There is absolutely no evidence that the appellant participated in the actual robbery. He had been tied albeit not very tightly. Mr Gacivih has submitted that the appellant aided and abetted the act of robbery. Both judges of the superior court at page 7 of their typed judgment held: "It is not certain that there has been established evidence that appellant No.2 (the present appellant) did aid or abet the said robbers in the commission of this offence." They should have then acquitted the appellant giving him benefit of doubt.
Instead against the weight of evidence and notwithstanding the doubt which they had expressed about the appellant's involvement, they went ahead and said:
"We find that the circumstances surrounding his involvement is (are) sufficient to uphold a conviction for aiding and abetting a commission of an offence under section 20 P.C.".
It is a strange case where the four suspects who were alleged to be the main perpetrators of the crime of robbery have been acquitted and this appellant who had no direct involvement in the robbery has been convicted on mere suspicion of aiding and abetting them.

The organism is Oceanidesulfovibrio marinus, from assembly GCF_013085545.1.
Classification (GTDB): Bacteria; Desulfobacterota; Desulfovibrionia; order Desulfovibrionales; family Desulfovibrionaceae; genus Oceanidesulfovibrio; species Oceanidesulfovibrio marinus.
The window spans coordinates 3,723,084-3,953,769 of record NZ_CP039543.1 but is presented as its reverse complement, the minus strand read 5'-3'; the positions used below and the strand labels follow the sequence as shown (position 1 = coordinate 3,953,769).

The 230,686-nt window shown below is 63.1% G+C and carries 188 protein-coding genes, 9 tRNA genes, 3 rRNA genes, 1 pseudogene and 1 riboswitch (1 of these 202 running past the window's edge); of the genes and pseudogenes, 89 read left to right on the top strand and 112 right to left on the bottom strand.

We do not say that the appellant could not have been convicted on circumstantial evidence. But then that evidence should have been so strong as to lead the Court to an irresistible conclusion that the appellant did aid and abet in the commission of the offence. On the evidence before us it is dangerous to come to that conclusion. In any event it is not a reasonable conclusion. In Attorney General v. David Marakaru  E.A 484 Sir Ronald Sinclair C.J. held that "a decision is erroneous in law if it is not one to which no court could reasonably come".
We therefore allow the appeal, quash the conviction and set aside the sentence and order that the appellant be set at liberty forthwith unless otherwise lawfully held.
It is ordered.
Dated and delivered at Mombasa this 23rd day of January, 1997.
JUDGE OF APPEAL
JUDGE OF APPEAL
G. S. PALL
JUDGE OF APPEAL
I certify that this is a true copy of the original.